Given the UK’s patchy 4G mobile network, free WiFi hotspots remain hugely important for communicating on the move.
From bars and benches to trains and trams, WiFi networks are more prevalent than you might assume.
These are some of the places you can find free WiFi hotspots around the country:
As competition increases across transport networks, major franchise holders are investing in WiFi connections similar to those historically found on long-distance train networks.
Ironically, Virgin Trains now charge for WiFi – unless you’re a first-class customer.
- Buses: Leading operator First Bus offers free WiFi on many of its UK networks, as do
Stagecoach and (to a lesser degree) Arriva.
- Coaches: Megabus has recently replaced its fleet with WiFi-enabled coaches sporting charging points. National Express even offers its own free airline-style entertainment hub on selected routes.
- Trains: Most UK rail companies offer basic WiFi on-board. However, Heathrow Express, Grand Central, Hull Trains and Chiltern Railways were the only providers scoring over 50% WiFi satisfaction ratings in a recent passenger survey.
Great Northern and Southeastern scored just 18%, slightly below Southern and Merseyrail.
- Trams: Manchester Metrolink trams are fully WiFi enabled, while Edinburgh Trams offer low-speed WiFi that’s fine for checking emails. However, Metro Trams in the north-east of England are still offline, and so are Sheffield’s Supertrams.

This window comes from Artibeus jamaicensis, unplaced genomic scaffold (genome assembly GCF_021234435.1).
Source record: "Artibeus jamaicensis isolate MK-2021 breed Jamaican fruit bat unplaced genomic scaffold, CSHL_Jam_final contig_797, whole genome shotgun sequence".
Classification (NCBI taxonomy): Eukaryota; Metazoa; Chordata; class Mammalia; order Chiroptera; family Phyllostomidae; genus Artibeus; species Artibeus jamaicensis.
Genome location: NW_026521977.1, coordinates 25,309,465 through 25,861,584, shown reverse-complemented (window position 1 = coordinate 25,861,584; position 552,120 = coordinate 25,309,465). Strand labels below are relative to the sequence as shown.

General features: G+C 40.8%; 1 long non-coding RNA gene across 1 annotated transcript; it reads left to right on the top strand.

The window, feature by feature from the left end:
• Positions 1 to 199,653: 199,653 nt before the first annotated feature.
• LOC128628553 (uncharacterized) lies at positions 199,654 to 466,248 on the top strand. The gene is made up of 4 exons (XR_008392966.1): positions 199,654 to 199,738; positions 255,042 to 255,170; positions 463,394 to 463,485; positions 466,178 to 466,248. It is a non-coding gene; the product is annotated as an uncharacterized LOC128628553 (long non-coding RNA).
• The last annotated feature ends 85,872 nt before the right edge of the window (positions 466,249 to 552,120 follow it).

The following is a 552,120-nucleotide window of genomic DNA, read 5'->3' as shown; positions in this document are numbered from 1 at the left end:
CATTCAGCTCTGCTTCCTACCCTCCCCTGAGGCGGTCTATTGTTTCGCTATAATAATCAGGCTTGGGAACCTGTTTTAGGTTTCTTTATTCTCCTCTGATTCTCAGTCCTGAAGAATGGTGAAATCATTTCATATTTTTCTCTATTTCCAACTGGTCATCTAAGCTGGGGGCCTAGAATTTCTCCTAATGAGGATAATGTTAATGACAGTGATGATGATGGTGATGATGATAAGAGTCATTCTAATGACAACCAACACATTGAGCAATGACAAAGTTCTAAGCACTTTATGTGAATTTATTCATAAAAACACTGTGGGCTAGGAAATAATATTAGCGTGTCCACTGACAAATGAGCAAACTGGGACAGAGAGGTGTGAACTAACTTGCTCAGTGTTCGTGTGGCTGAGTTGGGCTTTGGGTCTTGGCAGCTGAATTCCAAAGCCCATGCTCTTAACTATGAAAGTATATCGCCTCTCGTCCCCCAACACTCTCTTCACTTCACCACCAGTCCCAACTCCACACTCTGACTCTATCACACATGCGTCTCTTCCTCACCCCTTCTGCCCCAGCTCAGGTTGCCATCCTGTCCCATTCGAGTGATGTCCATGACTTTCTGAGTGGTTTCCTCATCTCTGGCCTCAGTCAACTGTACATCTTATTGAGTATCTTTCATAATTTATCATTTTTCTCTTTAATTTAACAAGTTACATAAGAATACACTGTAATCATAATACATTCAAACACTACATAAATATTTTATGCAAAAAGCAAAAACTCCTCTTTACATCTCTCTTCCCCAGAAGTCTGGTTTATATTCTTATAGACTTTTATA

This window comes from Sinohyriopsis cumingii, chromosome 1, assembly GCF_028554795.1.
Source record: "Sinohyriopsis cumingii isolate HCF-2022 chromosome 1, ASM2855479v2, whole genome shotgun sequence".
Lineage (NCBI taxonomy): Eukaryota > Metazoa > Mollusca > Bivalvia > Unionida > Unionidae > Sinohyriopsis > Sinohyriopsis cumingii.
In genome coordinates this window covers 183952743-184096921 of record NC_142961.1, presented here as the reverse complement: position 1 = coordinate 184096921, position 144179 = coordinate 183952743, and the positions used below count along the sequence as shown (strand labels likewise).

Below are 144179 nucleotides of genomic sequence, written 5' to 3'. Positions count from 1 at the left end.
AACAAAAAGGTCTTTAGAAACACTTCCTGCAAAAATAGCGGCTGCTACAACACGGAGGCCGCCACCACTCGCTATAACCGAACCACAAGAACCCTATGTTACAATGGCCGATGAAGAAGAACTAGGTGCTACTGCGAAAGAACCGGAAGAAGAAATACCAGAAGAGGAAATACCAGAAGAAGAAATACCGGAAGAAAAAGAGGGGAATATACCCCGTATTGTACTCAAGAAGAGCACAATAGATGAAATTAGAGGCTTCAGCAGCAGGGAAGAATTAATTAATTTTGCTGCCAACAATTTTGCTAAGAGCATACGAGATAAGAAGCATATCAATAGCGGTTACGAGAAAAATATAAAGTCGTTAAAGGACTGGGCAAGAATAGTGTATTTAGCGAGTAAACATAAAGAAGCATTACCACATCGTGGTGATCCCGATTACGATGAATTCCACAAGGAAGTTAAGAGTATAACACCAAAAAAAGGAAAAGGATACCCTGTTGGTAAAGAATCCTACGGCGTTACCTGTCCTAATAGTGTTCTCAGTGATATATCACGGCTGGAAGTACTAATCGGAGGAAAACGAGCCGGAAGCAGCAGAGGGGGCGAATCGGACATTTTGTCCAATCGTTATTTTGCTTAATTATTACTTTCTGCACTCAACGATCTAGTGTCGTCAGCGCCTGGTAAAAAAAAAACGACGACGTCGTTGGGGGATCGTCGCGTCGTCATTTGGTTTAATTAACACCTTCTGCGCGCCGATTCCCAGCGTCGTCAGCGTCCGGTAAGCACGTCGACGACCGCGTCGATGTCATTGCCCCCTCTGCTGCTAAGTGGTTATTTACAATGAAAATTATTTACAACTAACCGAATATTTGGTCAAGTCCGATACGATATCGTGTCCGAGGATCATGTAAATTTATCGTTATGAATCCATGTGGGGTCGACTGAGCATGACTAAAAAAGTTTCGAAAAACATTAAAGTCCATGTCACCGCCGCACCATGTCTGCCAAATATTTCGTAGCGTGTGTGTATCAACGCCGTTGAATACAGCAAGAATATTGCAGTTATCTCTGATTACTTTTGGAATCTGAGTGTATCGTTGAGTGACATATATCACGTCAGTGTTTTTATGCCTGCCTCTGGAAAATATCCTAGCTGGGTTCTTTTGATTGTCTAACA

- BT: The UK’s leading telecom firm has five million WiFi hotspots throughout the UK, which are free to use for BT Broadband or Unlimited subscribers. Other networks like Vodafone often piggyback on BT’s infrastructure, too.
- Sky: The recently-rebranded Sky WiFi network is far smaller than BT’s, but it still offers connectivity in shops and cafés.
- o2: There are over 15,000 o2 WiFi hotspots around the UK, free to use even for customers of other networks.
- Virgin Media: Travellers on the London Underground will be able to use Virgin’s WiFi, while two million other hotspots are scattered around the rest of the UK.
Shops and restaurants
Local high streets are great sources of WiFi, right down to Greggs and Caffè Nero.
Most restaurants and hotels offer free WiFi hotspots, which you can use simply by buying a coffee.
There’s free WiFi at Lord’s Cricket Ground and the EE-sponsored Wembley Stadium, which claims to be the world’s most connected stadium.
However, WiFi issues are common at large venues like Birmingham’s NEC and Glasgow’s SSE Hydro.
In the rush to become Connected Cities, the likes of York and Glasgow have public WiFi zones in key retail or leisure areas.
A thousand public buildings have had free WiFi introduced in recent years, from Belfast Castle to Brighton Town Hall.
The great outdoors
Next time you sit on a park bench, you might want to check available networks.
The Smart Bench network provides WiFi and even mobile charging in densely-populated areas like Canary Wharf.
Regrettably, Islington is planning to remove its smart benches, amid fears they could encourage phone theft.